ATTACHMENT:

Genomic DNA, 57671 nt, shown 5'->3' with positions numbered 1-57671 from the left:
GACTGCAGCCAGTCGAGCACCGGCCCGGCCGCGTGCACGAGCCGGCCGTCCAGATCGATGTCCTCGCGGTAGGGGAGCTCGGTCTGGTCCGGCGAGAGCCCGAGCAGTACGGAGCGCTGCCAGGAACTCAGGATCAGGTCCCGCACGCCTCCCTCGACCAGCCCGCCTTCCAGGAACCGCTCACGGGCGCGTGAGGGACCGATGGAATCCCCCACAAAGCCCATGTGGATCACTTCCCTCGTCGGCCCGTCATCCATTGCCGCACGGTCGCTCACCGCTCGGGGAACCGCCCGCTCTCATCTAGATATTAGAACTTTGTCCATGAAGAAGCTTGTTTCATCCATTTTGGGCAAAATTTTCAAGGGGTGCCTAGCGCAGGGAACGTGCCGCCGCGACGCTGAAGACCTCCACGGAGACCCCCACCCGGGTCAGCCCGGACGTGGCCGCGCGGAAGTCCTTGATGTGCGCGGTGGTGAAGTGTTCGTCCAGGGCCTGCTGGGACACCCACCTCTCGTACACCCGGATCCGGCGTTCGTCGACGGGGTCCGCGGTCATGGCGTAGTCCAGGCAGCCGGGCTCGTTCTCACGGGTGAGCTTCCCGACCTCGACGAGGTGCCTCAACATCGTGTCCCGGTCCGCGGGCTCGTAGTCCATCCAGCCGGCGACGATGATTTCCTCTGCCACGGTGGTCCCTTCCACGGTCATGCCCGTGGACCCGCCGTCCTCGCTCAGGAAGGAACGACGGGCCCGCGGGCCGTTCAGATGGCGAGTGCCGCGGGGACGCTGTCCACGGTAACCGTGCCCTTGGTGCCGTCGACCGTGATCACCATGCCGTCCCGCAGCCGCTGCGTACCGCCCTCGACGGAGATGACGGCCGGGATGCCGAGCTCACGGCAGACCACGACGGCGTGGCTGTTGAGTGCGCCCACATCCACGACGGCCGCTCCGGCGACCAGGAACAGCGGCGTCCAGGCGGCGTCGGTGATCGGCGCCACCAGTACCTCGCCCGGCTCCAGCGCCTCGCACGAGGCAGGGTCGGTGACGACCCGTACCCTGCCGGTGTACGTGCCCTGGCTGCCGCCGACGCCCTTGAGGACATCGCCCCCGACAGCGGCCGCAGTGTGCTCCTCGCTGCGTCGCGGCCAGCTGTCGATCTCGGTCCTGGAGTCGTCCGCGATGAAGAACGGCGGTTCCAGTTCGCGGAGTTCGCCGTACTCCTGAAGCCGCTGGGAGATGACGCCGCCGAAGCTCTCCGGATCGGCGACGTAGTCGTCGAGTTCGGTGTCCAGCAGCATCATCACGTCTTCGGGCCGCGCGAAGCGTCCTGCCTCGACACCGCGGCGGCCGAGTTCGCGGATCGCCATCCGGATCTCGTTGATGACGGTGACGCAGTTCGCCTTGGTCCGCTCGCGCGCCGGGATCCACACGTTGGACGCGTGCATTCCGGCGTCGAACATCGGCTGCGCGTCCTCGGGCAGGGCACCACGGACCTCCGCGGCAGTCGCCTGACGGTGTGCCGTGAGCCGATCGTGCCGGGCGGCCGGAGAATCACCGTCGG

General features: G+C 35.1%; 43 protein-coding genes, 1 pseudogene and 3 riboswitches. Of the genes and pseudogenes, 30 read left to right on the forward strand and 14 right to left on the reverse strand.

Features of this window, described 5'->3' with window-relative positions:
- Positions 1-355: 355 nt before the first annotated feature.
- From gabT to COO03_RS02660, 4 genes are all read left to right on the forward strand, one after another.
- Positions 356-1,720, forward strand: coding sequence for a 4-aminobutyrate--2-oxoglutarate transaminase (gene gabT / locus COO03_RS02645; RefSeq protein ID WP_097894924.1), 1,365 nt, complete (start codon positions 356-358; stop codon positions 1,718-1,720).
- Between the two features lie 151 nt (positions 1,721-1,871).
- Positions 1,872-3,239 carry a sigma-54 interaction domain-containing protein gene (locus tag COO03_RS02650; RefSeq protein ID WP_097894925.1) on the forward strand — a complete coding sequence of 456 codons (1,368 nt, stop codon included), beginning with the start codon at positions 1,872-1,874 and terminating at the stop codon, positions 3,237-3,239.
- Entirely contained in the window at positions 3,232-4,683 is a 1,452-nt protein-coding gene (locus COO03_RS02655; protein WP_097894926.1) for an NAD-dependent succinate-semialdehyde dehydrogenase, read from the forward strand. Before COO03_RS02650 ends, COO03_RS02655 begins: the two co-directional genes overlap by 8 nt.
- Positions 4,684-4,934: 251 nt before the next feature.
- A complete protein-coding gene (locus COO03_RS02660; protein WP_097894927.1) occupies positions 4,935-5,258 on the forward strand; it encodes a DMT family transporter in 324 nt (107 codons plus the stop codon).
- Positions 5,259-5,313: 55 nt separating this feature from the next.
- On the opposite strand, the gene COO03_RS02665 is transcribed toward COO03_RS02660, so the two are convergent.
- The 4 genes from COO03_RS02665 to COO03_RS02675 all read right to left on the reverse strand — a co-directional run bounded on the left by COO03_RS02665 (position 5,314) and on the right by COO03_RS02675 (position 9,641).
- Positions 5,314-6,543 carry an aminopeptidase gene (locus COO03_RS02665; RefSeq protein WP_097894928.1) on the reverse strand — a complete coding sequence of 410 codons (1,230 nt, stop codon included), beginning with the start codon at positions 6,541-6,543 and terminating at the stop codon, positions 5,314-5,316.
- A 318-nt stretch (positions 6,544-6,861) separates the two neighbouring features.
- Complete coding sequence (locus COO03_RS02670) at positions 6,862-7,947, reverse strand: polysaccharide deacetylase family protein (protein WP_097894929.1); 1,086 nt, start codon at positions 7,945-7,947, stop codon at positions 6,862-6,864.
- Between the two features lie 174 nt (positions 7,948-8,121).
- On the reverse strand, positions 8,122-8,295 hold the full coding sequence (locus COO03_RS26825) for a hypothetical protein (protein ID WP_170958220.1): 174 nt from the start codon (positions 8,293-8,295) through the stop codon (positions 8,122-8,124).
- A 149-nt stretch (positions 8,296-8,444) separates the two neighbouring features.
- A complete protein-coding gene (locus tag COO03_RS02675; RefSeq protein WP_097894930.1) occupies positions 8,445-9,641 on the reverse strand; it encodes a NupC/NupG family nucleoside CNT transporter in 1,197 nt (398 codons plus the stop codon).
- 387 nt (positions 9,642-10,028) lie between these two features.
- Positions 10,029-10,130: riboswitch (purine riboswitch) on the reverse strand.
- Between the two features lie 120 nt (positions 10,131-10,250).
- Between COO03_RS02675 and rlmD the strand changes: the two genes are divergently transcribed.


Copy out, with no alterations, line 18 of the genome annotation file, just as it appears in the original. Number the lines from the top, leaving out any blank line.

- Complete coding sequence (locus COO03_RS02670) at positions 6,862-7,947, reverse strand: polysaccharide deacetylase family protein (protein WP_097894929.1); 1,086 nt, start codon at positions 7,945-7,947, stop codon at positions 6,862-6,864.